Bottom Line<br />Engineering professional and institutional history marked by complexity.<br />Simple solutions unlikely t...
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Engineering in Context: The Professional and Institutional Setting

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Lecture 4 of the course Understanding Engineers by David E. Goldberg reviews the institutional and professional setting of engineering. The course is taught in Labor and Employment Relations at the University of Illinois to masters students in human resources.

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Engineering in Context: The Professional and Institutional Setting

  1. 1. Engineering in ContextLER 590 - UE, Week 4: Professional & Institutional Setting<br />David E. GoldbergIESE, IFoundry, and School of Labor and Employment RelationsUniversity of Illinois at Urbana-ChampaignUrbana, Illinois 61801 USAdeg@illinois.edu<br />
  2. 2. You May Bowl Alone <br />But you rarely engineer alone.<br />What is the institutional context of engineering?<br />What is the professional context of engineering?<br />
  3. 3. Roadmap<br />Part I: Historical setting, Revolt of the Engineers<br />Engineer as “scientist & businessman.”<br />By the numbers.<br />Evolution of professional societies.<br />Layton’s view of business and markets.<br />Part II: Understanding markets<br />Ancient antipathy.<br />Modern sympathy.<br />A continuing struggle.<br />Part III: Some philosophical clarification<br />Engineering as philosophically weak?<br />The Mitcham five.<br />Weakness or complexity?<br />Market embedding as middle ground.<br />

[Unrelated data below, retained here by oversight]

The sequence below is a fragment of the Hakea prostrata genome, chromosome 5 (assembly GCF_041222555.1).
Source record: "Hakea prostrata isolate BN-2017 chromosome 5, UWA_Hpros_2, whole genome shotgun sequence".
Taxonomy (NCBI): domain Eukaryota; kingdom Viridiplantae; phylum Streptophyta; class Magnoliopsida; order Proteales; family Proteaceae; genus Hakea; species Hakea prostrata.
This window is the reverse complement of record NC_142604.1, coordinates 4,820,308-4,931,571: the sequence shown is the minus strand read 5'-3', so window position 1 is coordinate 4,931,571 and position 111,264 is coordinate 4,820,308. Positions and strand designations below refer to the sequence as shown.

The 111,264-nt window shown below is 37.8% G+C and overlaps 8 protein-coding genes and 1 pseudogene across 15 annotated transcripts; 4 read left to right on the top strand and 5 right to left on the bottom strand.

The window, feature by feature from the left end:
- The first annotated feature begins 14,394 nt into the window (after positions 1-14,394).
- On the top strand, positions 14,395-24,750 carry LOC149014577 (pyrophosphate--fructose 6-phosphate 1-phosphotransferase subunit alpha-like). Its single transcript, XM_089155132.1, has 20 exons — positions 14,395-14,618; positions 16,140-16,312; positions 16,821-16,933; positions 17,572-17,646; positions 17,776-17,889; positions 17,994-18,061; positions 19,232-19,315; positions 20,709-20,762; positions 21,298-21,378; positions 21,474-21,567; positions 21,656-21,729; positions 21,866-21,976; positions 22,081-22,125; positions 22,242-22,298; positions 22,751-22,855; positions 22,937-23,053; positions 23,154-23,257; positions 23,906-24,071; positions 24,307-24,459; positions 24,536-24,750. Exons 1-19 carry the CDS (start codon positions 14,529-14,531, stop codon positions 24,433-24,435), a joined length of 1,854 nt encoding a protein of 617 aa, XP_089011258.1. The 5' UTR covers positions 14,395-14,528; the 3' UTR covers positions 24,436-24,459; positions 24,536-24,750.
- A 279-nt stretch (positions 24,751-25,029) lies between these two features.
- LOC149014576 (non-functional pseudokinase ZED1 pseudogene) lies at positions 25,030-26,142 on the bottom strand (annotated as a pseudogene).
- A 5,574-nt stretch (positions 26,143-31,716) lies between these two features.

4. 4. The Engineer and Business<br />“The engineer is both a scientist and a businessman.”<br />The engineer as part of a large bureaucratic organization. <br />Need for many engineers arose with large-scale business.<br />The original “organizational man.”<br />
  5. 5. The Rise of the Engineer in the US<br />1816: 30 engineers.<br />1850: 2000 engineers due to canal and railroads.<br />Erie Canal & B&O Railroad as training ground for tech talent.<br />1880 to 1920: 7,000 to 136,000 engineers.<br />1930: 226,000; 1940, 260,000; +500k, 1950, 800k, 1960, .<br />Engineering as largest new profession called forth by industrial revolution.<br />
  6. 6. Natural Tensions<br />Art versus science<br />Loyalty vs. independence<br />Autonomy versus hierarchy.<br />Responsible charge (local vs. societal).<br />Contrast to medicine (engineering serves ends ulterior to itself). Return to this later<br />Engineering versus business. <br />
  7. 7. Evolution of an Engineer’s Career<br />1924 study Society for the Promotion of Engineering Education.<br />4,079 students studied & predominantly from less-educated members of middle class.<br />Large cities underrepresented then (and now).<br />Most engineers leave home states (59%).<br />60% transition to management proper at some point. <br />Engineers as board chairmen or CEOs (1/8 in 1900 and 1/5 1950).<br />Tend to forget engineering when they “arrive.”<br />
  8. 8. Forces Guiding Engineering Societies<br />Business versus professional emphasis.<br />Too much profession, not enough support from employers for meeting attendance/membership.<br />Wholly business, left by creative technical professionals. <br />Ways to alter the balance: <br />Field covered: inclusive or industry specific.<br />Professional standards of measurement.<br />